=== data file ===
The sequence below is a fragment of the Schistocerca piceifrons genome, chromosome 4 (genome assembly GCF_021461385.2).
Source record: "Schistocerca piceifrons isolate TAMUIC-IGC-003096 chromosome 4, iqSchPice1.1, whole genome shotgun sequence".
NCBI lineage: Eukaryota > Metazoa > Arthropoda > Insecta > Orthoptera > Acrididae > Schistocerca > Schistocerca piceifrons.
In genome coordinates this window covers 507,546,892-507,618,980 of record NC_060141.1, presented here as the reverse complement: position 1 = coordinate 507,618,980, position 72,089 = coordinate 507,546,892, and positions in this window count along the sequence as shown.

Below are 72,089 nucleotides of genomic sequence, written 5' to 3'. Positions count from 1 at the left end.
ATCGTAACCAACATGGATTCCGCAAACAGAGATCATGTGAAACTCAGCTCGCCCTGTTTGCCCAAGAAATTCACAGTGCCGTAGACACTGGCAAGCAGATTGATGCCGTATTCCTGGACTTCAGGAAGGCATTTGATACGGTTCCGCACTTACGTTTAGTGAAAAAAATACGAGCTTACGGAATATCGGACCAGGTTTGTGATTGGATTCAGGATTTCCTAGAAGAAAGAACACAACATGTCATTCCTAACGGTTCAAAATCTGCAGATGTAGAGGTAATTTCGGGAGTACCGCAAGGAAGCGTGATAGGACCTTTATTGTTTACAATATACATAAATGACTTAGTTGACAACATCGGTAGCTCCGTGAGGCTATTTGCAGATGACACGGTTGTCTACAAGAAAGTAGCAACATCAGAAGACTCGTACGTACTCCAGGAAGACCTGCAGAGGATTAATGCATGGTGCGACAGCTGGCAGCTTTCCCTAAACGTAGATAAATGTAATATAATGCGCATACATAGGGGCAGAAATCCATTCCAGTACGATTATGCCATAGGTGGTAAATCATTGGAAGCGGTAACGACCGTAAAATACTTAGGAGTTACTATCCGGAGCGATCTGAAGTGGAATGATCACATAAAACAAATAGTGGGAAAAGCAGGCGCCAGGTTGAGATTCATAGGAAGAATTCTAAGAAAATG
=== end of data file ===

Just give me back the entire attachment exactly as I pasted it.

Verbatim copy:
The sequence below is a fragment of the Schistocerca piceifrons genome, chromosome 4 (genome assembly GCF_021461385.2).
Source record: "Schistocerca piceifrons isolate TAMUIC-IGC-003096 chromosome 4, iqSchPice1.1, whole genome shotgun sequence".
NCBI lineage: Eukaryota > Metazoa > Arthropoda > Insecta > Orthoptera > Acrididae > Schistocerca > Schistocerca piceifrons.
In genome coordinates this window covers 507,546,892-507,618,980 of record NC_060141.1, presented here as the reverse complement: position 1 = coordinate 507,618,980, position 72,089 = coordinate 507,546,892, and positions in this window count along the sequence as shown.

Below are 72,089 nucleotides of genomic sequence, written 5' to 3'. Positions count from 1 at the left end.
ATCGTAACCAACATGGATTCCGCAAACAGAGATCATGTGAAACTCAGCTCGCCCTGTTTGCCCAAGAAATTCACAGTGCCGTAGACACTGGCAAGCAGATTGATGCCGTATTCCTGGACTTCAGGAAGGCATTTGATACGGTTCCGCACTTACGTTTAGTGAAAAAAATACGAGCTTACGGAATATCGGACCAGGTTTGTGATTGGATTCAGGATTTCCTAGAAGAAAGAACACAACATGTCATTCCTAACGGTTCAAAATCTGCAGATGTAGAGGTAATTTCGGGAGTACCGCAAGGAAGCGTGATAGGACCTTTATTGTTTACAATATACATAAATGACTTAGTTGACAACATCGGTAGCTCCGTGAGGCTATTTGCAGATGACACGGTTGTCTACAAGAAAGTAGCAACATCAGAAGACTCGTACGTACTCCAGGAAGACCTGCAGAGGATTAATGCATGGTGCGACAGCTGGCAGCTTTCCCTAAACGTAGATAAATGTAATATAATGCGCATACATAGGGGCAGAAATCCATTCCAGTACGATTATGCCATAGGTGGTAAATCATTGGAAGCGGTAACGACCGTAAAATACTTAGGAGTTACTATCCGGAGCGATCTGAAGTGGAATGATCACATAAAACAAATAGTGGGAAAAGCAGGCGCCAGGTTGAGATTCATAGGAAGAATTCTAAGAAAATG